Bernie Sanders Meets Spike Lee: 'Where Do We Go? Where is the Hope?'
Bernie Sanders charges head-first into a hotel room in midtown Manhattan, a man with no time to waste. This is not the campaign-era Bernie, the Bernie of memes and ice-cream flavours and jokey, Feel The Bern fun. All that has been swept away and replaced with something harder, more urgent, a sense that, with Clinton vanquished, cometh the hour, cometh the man, so that even to call him Bernie at this point feels wrong. In this guise, Senator Sanders, an outsider throughout the campaign, shows himself to be a politician of 40 years’ standing, with a desire to fight politics with politics and no tolerance for weeping, kvetching or the need for catharsis. The only noticeable hangover of his formerly whimsical style is his habit of saying everything twice. Sanders makes “Yup, yup” sound like the gravest assessment in the world.
Spike Lee, on the other hand, is emotional. He campaigned for Sanders and wants a hug from him, reassurance that things will be OK and an acknowledgment that the world has gone mad, appeals towards which the senator shows some understanding and also undisguised irritation. The two men occupy different positions on the same side, one representing the political opposition to Trump, the other the cultural opposition. Lee wants direction from Sanders on how that opposition might work, but he also wants recognition that conciliation with Trump, the politician’s instinct, is not at the expense of core values.
In this, they differ. Lee, like so many of us, might be said to have the luxury of total opposition, of total rejection of Trump and vilification of his supporters. Sanders, somewhat surprisingly given his reputation as uncompromising, takes a more strategic line even than colleagues such as Harry Reid, the senate minority leader, who earlier this month issued a strong repudiation of Trump when he described him as “a sexual predator who lost the popular vote and fuelled his campaign with bigotry and hate”.
Sanders condemns those aspects of Trump, but is reluctant to characterise millions of white, working-class voters as racists, through what I suspect is political pragmatism and deep sentiment, given his own background is white working class. Lee is not so ready to give Trump voters the benefit of the doubt. It is a fascinating exchange.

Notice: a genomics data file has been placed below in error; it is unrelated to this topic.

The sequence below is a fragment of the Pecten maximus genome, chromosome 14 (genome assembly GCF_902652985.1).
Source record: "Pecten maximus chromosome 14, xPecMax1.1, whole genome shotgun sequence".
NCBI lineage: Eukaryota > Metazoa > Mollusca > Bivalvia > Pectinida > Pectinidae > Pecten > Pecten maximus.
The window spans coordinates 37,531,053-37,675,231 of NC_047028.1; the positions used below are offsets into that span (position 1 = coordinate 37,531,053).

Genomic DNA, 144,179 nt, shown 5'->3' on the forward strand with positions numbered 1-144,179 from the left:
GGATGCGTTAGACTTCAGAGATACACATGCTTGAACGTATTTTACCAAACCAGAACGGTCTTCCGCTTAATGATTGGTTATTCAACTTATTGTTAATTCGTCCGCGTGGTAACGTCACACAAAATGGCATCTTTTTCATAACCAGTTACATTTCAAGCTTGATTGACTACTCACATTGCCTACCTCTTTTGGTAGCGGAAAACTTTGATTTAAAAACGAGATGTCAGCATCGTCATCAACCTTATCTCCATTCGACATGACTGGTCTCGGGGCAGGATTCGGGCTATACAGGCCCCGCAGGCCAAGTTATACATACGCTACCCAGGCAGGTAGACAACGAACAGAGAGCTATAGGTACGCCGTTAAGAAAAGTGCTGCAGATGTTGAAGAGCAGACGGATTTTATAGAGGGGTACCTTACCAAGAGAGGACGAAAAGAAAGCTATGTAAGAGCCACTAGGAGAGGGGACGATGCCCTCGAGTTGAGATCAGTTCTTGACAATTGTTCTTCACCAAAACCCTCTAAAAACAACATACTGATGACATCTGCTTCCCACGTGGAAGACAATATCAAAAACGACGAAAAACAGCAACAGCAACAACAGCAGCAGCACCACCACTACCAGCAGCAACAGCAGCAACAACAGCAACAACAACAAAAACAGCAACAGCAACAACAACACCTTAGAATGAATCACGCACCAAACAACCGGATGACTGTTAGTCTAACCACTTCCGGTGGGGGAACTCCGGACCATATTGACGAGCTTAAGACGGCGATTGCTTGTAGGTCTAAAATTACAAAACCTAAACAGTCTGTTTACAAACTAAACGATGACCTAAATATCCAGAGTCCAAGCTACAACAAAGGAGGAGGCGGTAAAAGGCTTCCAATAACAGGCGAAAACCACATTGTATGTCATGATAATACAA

Bernie Sanders Hey, Spike, how are you?
Spike Lee I feel terrible, Senator.
BS I understand that. I understand that.
SL I want to thank you, though. Because what you did is great. And reading this stuff that’s coming out – the revelations about Wasserman [Debbie Wasserman Schultz, former chair of the Democratic National Committee, who during the campaign leaked emails shown to be biased against Sanders in favour of Clinton] and Donna Brazile [interim DNC chair, who gave Clinton a heads-up on questions in advance of a CNN debate], whom I know. Cheating goes both ways, huh? [Laughs.]
BS Well, you know. We took on the entire establishment and that’s what happens. But we have some enormously difficult times now. We gotta go forward, and I look forward to working with you to make that happen.
SL Well, anything I can do to help. But look at these [Trump] appointees – who’s this guy, Bannon? Brannon?
BS He’s going to be policy adviser or something.
SL You know what Malcolm X said? It was a famous quote that got him into trouble, but that comes to mind. He said, “Chickens come home to roost.” And it seems to me, all this stuff today was a reaction to day one, when Obama put his right hand on Lincoln’s bible. I think things started on the day a black man became president of the United States. This all happened eight years ago.
BS Well, I think, Spike, that’s part of it. I don’t think it’s the whole thing, though.
SL But I think it’s a large part of it.
BS Well, I think a number of people who voted for Obama once, or twice, voted for Trump. And I think the issue is that there are millions of people in this country who voted for Trump but do not accept… I’m not going to deny for a second that there’s a lot of racism and xenophobia and sexism out there; there certainly is. But there are a whole lot of other people who are just really, really hurting. They’re working two or three jobs, they’re worried about their kids, they can’t afford to send them to childcare or to college. And Trump comes along and says, “I’m a champion of the working class.” And he’s a good showman and a good entertainer, and people believed him.
But our job now, it seems to me, is in three areas. Number one: to fight him tooth and nail in any movement toward racism, xenophobia, sexism, trying to divide our country up. And number two: if he is at all sincere – and we will see if he is – in developing programmes to create jobs and raise wages, I think we should work with him. But I’ll tell you what also concerns me, not just for this country but the planet, is this guy thinks that climate change is a hoax. Well, let me tell you, it ain’t a hoax. Climate change is real, and if we don’t transform our energy system, the planet we leave for our kids and grandchildren may not be a pretty place.
Lee: 'Were you ever offered the vice presidency? Would you have taken it?' Sanders: 'No, and probably.' Photograph: Christopher Lane for the Guardian